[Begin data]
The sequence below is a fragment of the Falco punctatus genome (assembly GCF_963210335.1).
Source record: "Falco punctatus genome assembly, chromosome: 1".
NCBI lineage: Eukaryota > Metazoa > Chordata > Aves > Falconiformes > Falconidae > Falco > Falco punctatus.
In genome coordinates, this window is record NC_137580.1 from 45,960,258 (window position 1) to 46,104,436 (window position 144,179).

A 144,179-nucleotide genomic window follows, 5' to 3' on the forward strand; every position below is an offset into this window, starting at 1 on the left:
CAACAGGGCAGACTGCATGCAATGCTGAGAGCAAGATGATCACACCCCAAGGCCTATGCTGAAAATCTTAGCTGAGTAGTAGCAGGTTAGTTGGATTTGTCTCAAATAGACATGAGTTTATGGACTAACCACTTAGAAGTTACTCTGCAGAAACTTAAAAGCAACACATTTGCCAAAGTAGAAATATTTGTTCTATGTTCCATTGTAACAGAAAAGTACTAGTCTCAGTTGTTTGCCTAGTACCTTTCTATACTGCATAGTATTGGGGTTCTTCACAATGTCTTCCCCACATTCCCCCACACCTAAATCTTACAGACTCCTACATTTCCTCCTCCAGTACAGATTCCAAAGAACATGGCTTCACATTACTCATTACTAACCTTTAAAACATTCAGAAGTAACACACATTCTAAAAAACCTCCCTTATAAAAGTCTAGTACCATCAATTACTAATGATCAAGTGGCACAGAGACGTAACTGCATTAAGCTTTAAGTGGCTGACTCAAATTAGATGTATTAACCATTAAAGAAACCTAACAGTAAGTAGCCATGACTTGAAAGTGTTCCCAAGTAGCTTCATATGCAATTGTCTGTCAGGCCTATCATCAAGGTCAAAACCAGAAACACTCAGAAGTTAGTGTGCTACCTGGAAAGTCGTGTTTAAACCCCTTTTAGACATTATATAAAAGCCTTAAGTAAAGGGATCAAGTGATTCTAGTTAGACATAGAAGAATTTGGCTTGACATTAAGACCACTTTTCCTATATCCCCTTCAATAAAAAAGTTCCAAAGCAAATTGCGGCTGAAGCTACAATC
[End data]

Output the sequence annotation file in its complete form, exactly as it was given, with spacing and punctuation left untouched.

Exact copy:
The sequence below is a fragment of the Falco punctatus genome (assembly GCF_963210335.1).
Source record: "Falco punctatus genome assembly, chromosome: 1".
NCBI lineage: Eukaryota > Metazoa > Chordata > Aves > Falconiformes > Falconidae > Falco > Falco punctatus.
In genome coordinates, this window is record NC_137580.1 from 45,960,258 (window position 1) to 46,104,436 (window position 144,179).

A 144,179-nucleotide genomic window follows, 5' to 3' on the forward strand; every position below is an offset into this window, starting at 1 on the left:
CAACAGGGCAGACTGCATGCAATGCTGAGAGCAAGATGATCACACCCCAAGGCCTATGCTGAAAATCTTAGCTGAGTAGTAGCAGGTTAGTTGGATTTGTCTCAAATAGACATGAGTTTATGGACTAACCACTTAGAAGTTACTCTGCAGAAACTTAAAAGCAACACATTTGCCAAAGTAGAAATATTTGTTCTATGTTCCATTGTAACAGAAAAGTACTAGTCTCAGTTGTTTGCCTAGTACCTTTCTATACTGCATAGTATTGGGGTTCTTCACAATGTCTTCCCCACATTCCCCCACACCTAAATCTTACAGACTCCTACATTTCCTCCTCCAGTACAGATTCCAAAGAACATGGCTTCACATTACTCATTACTAACCTTTAAAACATTCAGAAGTAACACACATTCTAAAAAACCTCCCTTATAAAAGTCTAGTACCATCAATTACTAATGATCAAGTGGCACAGAGACGTAACTGCATTAAGCTTTAAGTGGCTGACTCAAATTAGATGTATTAACCATTAAAGAAACCTAACAGTAAGTAGCCATGACTTGAAAGTGTTCCCAAGTAGCTTCATATGCAATTGTCTGTCAGGCCTATCATCAAGGTCAAAACCAGAAACACTCAGAAGTTAGTGTGCTACCTGGAAAGTCGTGTTTAAACCCCTTTTAGACATTATATAAAAGCCTTAAGTAAAGGGATCAAGTGATTCTAGTTAGACATAGAAGAATTTGGCTTGACATTAAGACCACTTTTCCTATATCCCCTTCAATAAAAAAGTTCCAAAGCAAATTGCGGCTGAAGCTACAATC